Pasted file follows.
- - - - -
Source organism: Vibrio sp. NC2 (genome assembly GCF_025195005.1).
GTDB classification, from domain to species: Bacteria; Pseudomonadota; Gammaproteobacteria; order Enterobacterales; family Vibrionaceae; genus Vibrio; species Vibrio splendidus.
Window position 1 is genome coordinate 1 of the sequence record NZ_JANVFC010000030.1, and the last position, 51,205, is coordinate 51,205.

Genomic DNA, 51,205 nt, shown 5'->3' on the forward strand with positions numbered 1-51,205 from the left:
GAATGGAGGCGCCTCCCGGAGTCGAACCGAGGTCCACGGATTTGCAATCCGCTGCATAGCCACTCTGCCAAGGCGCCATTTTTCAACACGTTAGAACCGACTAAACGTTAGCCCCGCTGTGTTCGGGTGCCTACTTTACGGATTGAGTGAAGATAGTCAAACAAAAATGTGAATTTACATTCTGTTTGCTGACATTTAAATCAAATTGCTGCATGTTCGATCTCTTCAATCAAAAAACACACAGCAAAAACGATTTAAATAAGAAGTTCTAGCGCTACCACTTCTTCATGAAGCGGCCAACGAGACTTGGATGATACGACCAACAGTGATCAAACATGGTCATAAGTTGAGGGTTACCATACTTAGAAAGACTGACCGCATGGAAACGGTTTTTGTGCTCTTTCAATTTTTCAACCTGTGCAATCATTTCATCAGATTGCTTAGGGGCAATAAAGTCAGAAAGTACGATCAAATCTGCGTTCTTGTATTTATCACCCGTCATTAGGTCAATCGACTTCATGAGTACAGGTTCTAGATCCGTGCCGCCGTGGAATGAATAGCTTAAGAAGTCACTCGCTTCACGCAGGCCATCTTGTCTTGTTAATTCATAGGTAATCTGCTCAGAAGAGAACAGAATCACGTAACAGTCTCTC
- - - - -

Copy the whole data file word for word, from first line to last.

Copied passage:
Source organism: Vibrio sp. NC2 (genome assembly GCF_025195005.1).
GTDB classification, from domain to species: Bacteria; Pseudomonadota; Gammaproteobacteria; order Enterobacterales; family Vibrionaceae; genus Vibrio; species Vibrio splendidus.
Window position 1 is genome coordinate 1 of the sequence record NZ_JANVFC010000030.1, and the last position, 51,205, is coordinate 51,205.

Genomic DNA, 51,205 nt, shown 5'->3' on the forward strand with positions numbered 1-51,205 from the left:
GAATGGAGGCGCCTCCCGGAGTCGAACCGAGGTCCACGGATTTGCAATCCGCTGCATAGCCACTCTGCCAAGGCGCCATTTTTCAACACGTTAGAACCGACTAAACGTTAGCCCCGCTGTGTTCGGGTGCCTACTTTACGGATTGAGTGAAGATAGTCAAACAAAAATGTGAATTTACATTCTGTTTGCTGACATTTAAATCAAATTGCTGCATGTTCGATCTCTTCAATCAAAAAACACACAGCAAAAACGATTTAAATAAGAAGTTCTAGCGCTACCACTTCTTCATGAAGCGGCCAACGAGACTTGGATGATACGACCAACAGTGATCAAACATGGTCATAAGTTGAGGGTTACCATACTTAGAAAGACTGACCGCATGGAAACGGTTTTTGTGCTCTTTCAATTTTTCAACCTGTGCAATCATTTCATCAGATTGCTTAGGGGCAATAAAGTCAGAAAGTACGATCAAATCTGCGTTCTTGTATTTATCACCCGTCATTAGGTCAATCGACTTCATGAGTACAGGTTCTAGATCCGTGCCGCCGTGGAATGAATAGCTTAAGAAGTCACTCGCTTCACGCAGGCCATCTTGTCTTGTTAATTCATAGGTAATCTGCTCAGAAGAGAACAGAATCACGTAACAGTCTCTC